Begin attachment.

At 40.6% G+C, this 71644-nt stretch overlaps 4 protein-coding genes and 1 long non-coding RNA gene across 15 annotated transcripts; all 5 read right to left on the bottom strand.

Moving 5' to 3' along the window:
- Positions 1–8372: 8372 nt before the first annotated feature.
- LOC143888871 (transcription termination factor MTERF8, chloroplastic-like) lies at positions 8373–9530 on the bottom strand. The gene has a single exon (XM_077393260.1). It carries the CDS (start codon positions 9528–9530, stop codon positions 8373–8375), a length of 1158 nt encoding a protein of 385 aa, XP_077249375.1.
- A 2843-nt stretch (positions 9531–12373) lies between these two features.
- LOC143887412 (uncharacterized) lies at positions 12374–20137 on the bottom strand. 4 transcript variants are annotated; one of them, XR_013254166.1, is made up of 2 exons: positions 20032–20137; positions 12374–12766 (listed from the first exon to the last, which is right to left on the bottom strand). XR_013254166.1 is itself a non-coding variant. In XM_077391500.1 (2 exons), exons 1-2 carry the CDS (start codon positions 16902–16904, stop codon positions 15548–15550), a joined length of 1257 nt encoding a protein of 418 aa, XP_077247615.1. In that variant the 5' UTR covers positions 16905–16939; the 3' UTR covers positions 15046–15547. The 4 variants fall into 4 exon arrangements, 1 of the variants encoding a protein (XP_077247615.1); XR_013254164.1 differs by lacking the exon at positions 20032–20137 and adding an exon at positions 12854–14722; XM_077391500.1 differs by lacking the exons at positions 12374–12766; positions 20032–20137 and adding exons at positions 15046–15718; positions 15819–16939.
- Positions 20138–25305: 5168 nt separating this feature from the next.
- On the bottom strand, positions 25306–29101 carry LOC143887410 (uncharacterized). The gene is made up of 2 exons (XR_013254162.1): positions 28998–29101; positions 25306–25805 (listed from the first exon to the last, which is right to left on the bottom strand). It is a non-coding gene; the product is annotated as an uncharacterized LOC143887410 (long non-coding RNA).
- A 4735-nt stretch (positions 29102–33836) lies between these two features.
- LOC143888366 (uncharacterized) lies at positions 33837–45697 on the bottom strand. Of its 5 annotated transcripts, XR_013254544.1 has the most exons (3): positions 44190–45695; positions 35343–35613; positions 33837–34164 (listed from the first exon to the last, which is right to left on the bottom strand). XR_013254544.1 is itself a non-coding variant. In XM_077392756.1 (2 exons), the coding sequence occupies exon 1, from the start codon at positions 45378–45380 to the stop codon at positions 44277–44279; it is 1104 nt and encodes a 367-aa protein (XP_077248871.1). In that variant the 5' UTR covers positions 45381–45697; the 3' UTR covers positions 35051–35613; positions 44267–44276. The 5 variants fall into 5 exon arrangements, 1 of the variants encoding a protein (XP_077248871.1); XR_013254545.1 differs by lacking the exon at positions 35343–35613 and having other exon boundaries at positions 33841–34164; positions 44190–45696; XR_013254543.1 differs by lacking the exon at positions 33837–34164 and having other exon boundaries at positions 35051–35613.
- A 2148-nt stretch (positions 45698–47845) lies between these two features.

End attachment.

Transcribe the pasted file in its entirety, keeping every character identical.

At 40.6% G+C, this 71644-nt stretch overlaps 4 protein-coding genes and 1 long non-coding RNA gene across 15 annotated transcripts; all 5 read right to left on the bottom strand.

Moving 5' to 3' along the window:
- Positions 1–8372: 8372 nt before the first annotated feature.
- LOC143888871 (transcription termination factor MTERF8, chloroplastic-like) lies at positions 8373–9530 on the bottom strand. The gene has a single exon (XM_077393260.1). It carries the CDS (start codon positions 9528–9530, stop codon positions 8373–8375), a length of 1158 nt encoding a protein of 385 aa, XP_077249375.1.
- A 2843-nt stretch (positions 9531–12373) lies between these two features.
- LOC143887412 (uncharacterized) lies at positions 12374–20137 on the bottom strand. 4 transcript variants are annotated; one of them, XR_013254166.1, is made up of 2 exons: positions 20032–20137; positions 12374–12766 (listed from the first exon to the last, which is right to left on the bottom strand). XR_013254166.1 is itself a non-coding variant. In XM_077391500.1 (2 exons), exons 1-2 carry the CDS (start codon positions 16902–16904, stop codon positions 15548–15550), a joined length of 1257 nt encoding a protein of 418 aa, XP_077247615.1. In that variant the 5' UTR covers positions 16905–16939; the 3' UTR covers positions 15046–15547. The 4 variants fall into 4 exon arrangements, 1 of the variants encoding a protein (XP_077247615.1); XR_013254164.1 differs by lacking the exon at positions 20032–20137 and adding an exon at positions 12854–14722; XM_077391500.1 differs by lacking the exons at positions 12374–12766; positions 20032–20137 and adding exons at positions 15046–15718; positions 15819–16939.
- Positions 20138–25305: 5168 nt separating this feature from the next.
- On the bottom strand, positions 25306–29101 carry LOC143887410 (uncharacterized). The gene is made up of 2 exons (XR_013254162.1): positions 28998–29101; positions 25306–25805 (listed from the first exon to the last, which is right to left on the bottom strand). It is a non-coding gene; the product is annotated as an uncharacterized LOC143887410 (long non-coding RNA).
- A 4735-nt stretch (positions 29102–33836) lies between these two features.
- LOC143888366 (uncharacterized) lies at positions 33837–45697 on the bottom strand. Of its 5 annotated transcripts, XR_013254544.1 has the most exons (3): positions 44190–45695; positions 35343–35613; positions 33837–34164 (listed from the first exon to the last, which is right to left on the bottom strand). XR_013254544.1 is itself a non-coding variant. In XM_077392756.1 (2 exons), the coding sequence occupies exon 1, from the start codon at positions 45378–45380 to the stop codon at positions 44277–44279; it is 1104 nt and encodes a 367-aa protein (XP_077248871.1). In that variant the 5' UTR covers positions 45381–45697; the 3' UTR covers positions 35051–35613; positions 44267–44276. The 5 variants fall into 5 exon arrangements, 1 of the variants encoding a protein (XP_077248871.1); XR_013254545.1 differs by lacking the exon at positions 35343–35613 and having other exon boundaries at positions 33841–34164; positions 44190–45696; XR_013254543.1 differs by lacking the exon at positions 33837–34164 and having other exon boundaries at positions 35051–35613.
- A 2148-nt stretch (positions 45698–47845) lies between these two features.